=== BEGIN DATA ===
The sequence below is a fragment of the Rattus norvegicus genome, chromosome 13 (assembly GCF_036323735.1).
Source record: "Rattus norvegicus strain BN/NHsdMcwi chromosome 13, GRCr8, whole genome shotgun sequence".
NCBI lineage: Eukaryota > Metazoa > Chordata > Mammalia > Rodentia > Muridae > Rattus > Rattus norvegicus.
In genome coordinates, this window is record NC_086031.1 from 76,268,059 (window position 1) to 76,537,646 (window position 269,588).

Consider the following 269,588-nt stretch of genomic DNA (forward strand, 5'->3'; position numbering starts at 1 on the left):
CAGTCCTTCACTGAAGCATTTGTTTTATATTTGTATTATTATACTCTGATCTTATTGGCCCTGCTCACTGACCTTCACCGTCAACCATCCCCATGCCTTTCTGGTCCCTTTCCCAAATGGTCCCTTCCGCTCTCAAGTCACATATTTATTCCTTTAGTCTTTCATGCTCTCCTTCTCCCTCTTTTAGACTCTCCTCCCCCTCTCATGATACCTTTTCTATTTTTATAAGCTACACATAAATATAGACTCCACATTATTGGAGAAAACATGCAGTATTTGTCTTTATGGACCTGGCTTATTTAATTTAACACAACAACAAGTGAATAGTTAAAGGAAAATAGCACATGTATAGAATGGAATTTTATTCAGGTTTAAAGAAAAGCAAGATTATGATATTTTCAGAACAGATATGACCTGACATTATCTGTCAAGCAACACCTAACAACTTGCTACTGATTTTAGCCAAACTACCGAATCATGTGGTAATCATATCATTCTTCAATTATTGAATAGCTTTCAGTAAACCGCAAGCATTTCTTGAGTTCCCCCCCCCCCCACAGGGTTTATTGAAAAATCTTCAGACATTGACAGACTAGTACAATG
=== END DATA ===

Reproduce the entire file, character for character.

The sequence below is a fragment of the Rattus norvegicus genome, chromosome 13 (assembly GCF_036323735.1).
Source record: "Rattus norvegicus strain BN/NHsdMcwi chromosome 13, GRCr8, whole genome shotgun sequence".
NCBI lineage: Eukaryota > Metazoa > Chordata > Mammalia > Rodentia > Muridae > Rattus > Rattus norvegicus.
In genome coordinates, this window is record NC_086031.1 from 76,268,059 (window position 1) to 76,537,646 (window position 269,588).

Consider the following 269,588-nt stretch of genomic DNA (forward strand, 5'->3'; position numbering starts at 1 on the left):
CAGTCCTTCACTGAAGCATTTGTTTTATATTTGTATTATTATACTCTGATCTTATTGGCCCTGCTCACTGACCTTCACCGTCAACCATCCCCATGCCTTTCTGGTCCCTTTCCCAAATGGTCCCTTCCGCTCTCAAGTCACATATTTATTCCTTTAGTCTTTCATGCTCTCCTTCTCCCTCTTTTAGACTCTCCTCCCCCTCTCATGATACCTTTTCTATTTTTATAAGCTACACATAAATATAGACTCCACATTATTGGAGAAAACATGCAGTATTTGTCTTTATGGACCTGGCTTATTTAATTTAACACAACAACAAGTGAATAGTTAAAGGAAAATAGCACATGTATAGAATGGAATTTTATTCAGGTTTAAAGAAAAGCAAGATTATGATATTTTCAGAACAGATATGACCTGACATTATCTGTCAAGCAACACCTAACAACTTGCTACTGATTTTAGCCAAACTACCGAATCATGTGGTAATCATATCATTCTTCAATTATTGAATAGCTTTCAGTAAACCGCAAGCATTTCTTGAGTTCCCCCCCCCCCCACAGGGTTTATTGAAAAATCTTCAGACATTGACAGACTAGTACAATG